Why Search Engine Marketing Is So Important

Search engine marketing itself has certainly changed over the years, as the engines themselves tweak the intelligence and algorithms they use to spider the worldwide web and then rank websites accordingly based on relevancy to an individual query. While Google has been the dominant search engine for years, there are others like Yahoo and Bing who also leave a nice-sized footprint in the industry. But throughout the last decade, one could use the old adage “the more things change, the more they stay the same.” Meaning, search engine marketing is as important today as ever.

Organic or natural search is what I’d like to discuss here, since paid search engine marketing is a different, yet somewhat related, topic altogether. For business owners or website owners, can’t you just build a website, add content and pages, and then eventually wait for your site to be ranked in Google? Sure, you can do that. But it is foolish to think you can do that and have any sort of success in search engine marketing.

Search Engine Optimization (SEO) is a practice which seeks to optimize a website properly so that it ranks appropriately high for relevant search engine words, phrases and queries. For instance, if I run a business and website that sells all kinds of golf clubs and accessories, I would want to rank highly in search engine results when people type in things like “Callaway” or “Ping” or “Titleist”, since those are presumably brand names of the merchandise I sell AND what people are querying. You also probably want to rank highly for queries like “buy Callaway drivers” or “where can I buy Callaway drivers?” The depth and breadth of queries you would want to rank for would likely be enormous depending on your industry.

If you don’t build your site or optimize it properly, though, your website will not show up on the first SERP, or Search Engine Results Page. Golf merchandise, like most major industries, is highly competitive and there are tons of competitors out there selling the same things you sell and trying to rank highly for the same terms you are. To make it onto the first SERP, you need strong SEO and it needs to be better than your competitors.

A lot of detail goes into what that means exactly, and I will cover some of it in a future post, but for now, what is the reward for a highly-ranked website within search engines? Some recent research from eMarketer suggests there are considerable rewards.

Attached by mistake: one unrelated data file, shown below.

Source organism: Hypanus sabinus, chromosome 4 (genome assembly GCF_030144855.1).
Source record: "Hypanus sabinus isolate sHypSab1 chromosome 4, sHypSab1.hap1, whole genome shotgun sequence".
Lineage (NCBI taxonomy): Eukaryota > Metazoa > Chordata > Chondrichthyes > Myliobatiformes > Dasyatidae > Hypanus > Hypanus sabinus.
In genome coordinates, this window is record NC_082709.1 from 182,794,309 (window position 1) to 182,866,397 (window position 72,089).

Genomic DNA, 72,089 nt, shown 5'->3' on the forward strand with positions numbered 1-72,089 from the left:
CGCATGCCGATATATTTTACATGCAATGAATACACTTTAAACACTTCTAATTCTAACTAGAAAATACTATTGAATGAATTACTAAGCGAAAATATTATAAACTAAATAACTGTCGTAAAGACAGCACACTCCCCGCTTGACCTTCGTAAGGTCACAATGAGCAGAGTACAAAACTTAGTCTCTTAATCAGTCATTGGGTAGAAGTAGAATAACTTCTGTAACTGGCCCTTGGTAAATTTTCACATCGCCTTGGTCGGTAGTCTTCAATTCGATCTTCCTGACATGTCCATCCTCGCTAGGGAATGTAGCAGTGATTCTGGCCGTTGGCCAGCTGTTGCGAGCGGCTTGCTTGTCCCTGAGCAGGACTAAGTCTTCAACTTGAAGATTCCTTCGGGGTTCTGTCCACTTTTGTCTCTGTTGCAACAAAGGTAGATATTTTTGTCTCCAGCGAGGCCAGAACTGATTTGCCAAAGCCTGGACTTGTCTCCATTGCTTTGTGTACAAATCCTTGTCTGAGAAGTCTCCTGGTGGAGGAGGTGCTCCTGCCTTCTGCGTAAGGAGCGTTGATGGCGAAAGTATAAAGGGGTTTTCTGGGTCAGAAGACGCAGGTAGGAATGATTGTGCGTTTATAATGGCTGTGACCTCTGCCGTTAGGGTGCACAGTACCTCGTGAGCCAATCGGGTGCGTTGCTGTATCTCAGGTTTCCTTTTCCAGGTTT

If your website ranks first – the very first result shown – for any given search engine query, 18% of the people will click on it. The percentage drops fairly dramatically after that until you get down to about 1% click-through in the #10 spot, which is typically the bottom of the first SERP. You can imagine what happens as you get to the 2nd, 3rd and 4th pages of search engine results; likely, your website will never be found or be found by very few people.

Having your website land in the top five positions for a query, or better yet many queries, is the single factor that likely can impact your business, website traffic and customer prospecting the most. So, take a close look at your website and do a few searches in Google for terms you think are the most applicable to your business. Where does your site rank?

If you’re a small or medium-sized business which sells flowers and you’re nowhere to be found in the major search engines for a wide variety of search queries related to selling flowers, or buying roses, or special occasions, something is wrong. Look at what your competitors are doing in the world of search engine marketing. Figure out why they are ranked higher than you are. Have an expert look at your site to see what is inherently wrong with it.

Search engine marketing, as a whole, encompasses natural or organic search and paid search. For the former, SEO is what you need to focus on. The rewards for keeping search top of mind when thinking about your business or your website are considerable, so it is well worth your time to consider.